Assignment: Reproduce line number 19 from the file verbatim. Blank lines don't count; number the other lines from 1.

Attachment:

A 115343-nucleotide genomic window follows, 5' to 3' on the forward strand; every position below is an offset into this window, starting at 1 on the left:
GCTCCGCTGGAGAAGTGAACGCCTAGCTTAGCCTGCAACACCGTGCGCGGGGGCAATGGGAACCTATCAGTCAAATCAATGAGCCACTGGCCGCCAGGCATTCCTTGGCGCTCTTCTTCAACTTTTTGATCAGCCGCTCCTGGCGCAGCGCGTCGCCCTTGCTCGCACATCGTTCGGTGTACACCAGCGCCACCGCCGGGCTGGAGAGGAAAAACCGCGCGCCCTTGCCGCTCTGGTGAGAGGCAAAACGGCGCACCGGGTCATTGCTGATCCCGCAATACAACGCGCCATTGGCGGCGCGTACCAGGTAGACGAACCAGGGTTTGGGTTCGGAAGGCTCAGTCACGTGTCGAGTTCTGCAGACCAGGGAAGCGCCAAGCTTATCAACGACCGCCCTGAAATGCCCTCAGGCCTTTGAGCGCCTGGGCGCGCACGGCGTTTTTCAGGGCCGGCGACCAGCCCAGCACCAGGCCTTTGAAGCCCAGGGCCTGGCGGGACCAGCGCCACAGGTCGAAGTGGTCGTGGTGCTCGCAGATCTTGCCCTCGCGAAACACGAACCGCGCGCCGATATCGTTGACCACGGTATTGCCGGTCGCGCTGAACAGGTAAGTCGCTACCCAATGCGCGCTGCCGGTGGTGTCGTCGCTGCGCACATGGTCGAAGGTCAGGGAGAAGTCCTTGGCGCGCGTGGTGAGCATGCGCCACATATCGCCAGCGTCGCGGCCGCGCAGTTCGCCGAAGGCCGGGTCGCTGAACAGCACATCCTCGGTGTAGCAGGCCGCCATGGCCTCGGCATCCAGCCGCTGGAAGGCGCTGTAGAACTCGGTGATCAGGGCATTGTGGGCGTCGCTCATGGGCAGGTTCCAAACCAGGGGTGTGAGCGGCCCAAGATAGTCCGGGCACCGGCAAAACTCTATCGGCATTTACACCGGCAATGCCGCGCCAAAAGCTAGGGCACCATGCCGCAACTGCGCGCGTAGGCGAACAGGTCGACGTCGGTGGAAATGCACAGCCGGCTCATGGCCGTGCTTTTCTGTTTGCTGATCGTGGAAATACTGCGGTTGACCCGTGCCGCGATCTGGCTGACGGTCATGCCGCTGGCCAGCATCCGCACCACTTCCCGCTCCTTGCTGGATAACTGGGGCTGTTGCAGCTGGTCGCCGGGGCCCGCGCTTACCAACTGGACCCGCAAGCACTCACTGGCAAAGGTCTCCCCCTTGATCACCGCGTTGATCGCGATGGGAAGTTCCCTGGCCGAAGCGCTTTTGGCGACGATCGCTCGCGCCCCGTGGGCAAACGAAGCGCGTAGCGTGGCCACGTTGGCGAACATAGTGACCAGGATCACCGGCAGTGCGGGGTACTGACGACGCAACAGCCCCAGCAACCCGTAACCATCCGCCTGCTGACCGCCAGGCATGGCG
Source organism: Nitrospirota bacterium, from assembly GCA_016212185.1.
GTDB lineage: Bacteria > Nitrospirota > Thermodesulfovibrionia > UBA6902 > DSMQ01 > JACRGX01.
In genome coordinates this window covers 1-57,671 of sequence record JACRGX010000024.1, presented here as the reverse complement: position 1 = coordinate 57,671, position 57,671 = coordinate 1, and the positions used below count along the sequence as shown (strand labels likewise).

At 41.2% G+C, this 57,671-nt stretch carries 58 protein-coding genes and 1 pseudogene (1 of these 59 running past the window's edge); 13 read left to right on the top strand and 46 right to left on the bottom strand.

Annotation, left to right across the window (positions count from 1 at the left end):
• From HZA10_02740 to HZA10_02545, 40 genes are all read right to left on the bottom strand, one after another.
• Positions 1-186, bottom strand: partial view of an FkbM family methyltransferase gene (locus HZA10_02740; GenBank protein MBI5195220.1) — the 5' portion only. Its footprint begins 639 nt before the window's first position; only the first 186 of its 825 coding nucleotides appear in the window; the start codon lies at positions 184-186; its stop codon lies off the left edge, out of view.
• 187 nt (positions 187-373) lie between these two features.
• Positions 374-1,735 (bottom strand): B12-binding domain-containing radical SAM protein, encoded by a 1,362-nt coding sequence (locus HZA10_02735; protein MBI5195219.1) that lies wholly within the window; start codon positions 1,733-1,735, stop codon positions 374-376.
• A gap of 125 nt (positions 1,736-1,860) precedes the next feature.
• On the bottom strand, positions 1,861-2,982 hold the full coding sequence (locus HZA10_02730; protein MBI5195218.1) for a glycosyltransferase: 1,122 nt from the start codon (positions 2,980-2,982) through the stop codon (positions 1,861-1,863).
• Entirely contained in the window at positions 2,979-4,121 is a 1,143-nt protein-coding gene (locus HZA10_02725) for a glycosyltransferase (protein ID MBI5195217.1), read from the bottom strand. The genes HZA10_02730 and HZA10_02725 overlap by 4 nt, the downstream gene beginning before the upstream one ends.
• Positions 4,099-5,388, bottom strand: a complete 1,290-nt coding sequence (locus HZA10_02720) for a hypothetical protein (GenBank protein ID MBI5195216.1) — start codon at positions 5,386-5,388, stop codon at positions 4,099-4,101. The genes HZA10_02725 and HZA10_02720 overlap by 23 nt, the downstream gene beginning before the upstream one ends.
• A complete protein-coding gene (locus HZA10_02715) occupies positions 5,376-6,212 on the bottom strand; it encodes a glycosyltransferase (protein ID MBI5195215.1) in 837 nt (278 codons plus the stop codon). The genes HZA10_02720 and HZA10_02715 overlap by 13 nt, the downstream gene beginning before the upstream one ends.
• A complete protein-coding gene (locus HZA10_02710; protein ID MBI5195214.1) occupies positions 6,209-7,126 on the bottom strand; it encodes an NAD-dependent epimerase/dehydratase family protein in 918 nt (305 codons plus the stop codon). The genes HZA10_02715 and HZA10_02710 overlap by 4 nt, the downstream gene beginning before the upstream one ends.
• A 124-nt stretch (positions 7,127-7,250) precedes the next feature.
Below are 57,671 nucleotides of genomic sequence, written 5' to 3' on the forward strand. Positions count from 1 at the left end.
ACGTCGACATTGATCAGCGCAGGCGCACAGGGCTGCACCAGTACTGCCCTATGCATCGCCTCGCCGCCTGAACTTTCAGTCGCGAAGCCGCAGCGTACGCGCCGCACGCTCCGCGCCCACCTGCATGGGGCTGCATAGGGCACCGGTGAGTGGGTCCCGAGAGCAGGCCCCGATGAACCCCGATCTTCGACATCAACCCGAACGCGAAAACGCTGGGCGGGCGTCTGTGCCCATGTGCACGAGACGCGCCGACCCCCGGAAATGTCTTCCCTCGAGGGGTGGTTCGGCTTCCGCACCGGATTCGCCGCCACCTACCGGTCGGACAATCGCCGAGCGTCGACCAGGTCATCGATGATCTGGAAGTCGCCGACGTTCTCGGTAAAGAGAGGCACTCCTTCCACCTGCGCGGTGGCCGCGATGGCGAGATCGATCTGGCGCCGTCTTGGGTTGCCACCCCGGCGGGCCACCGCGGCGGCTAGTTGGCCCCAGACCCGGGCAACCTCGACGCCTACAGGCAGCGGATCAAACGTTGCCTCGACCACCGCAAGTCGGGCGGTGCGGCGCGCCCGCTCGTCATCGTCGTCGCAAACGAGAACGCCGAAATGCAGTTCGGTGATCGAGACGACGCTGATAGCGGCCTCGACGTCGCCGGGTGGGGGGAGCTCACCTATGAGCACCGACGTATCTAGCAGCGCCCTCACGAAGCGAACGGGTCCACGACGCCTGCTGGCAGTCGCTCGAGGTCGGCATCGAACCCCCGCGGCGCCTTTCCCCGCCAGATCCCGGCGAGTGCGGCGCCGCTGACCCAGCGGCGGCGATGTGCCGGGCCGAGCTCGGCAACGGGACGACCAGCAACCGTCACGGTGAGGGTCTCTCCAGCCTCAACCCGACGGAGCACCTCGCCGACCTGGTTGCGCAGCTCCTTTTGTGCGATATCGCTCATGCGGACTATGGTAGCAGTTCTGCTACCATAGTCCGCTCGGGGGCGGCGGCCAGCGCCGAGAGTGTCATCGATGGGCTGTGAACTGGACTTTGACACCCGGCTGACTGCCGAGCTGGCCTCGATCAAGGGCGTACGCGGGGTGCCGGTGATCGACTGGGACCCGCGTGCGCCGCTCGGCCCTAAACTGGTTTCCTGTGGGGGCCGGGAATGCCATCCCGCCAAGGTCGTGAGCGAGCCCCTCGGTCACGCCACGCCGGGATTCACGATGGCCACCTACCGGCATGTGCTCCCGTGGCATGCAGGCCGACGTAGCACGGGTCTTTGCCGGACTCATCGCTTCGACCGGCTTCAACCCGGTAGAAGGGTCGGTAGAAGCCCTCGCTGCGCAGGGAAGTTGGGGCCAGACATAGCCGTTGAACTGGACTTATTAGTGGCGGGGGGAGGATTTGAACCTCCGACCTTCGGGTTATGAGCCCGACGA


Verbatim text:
Below are 57,671 nucleotides of genomic sequence, written 5' to 3' on the forward strand. Positions count from 1 at the left end.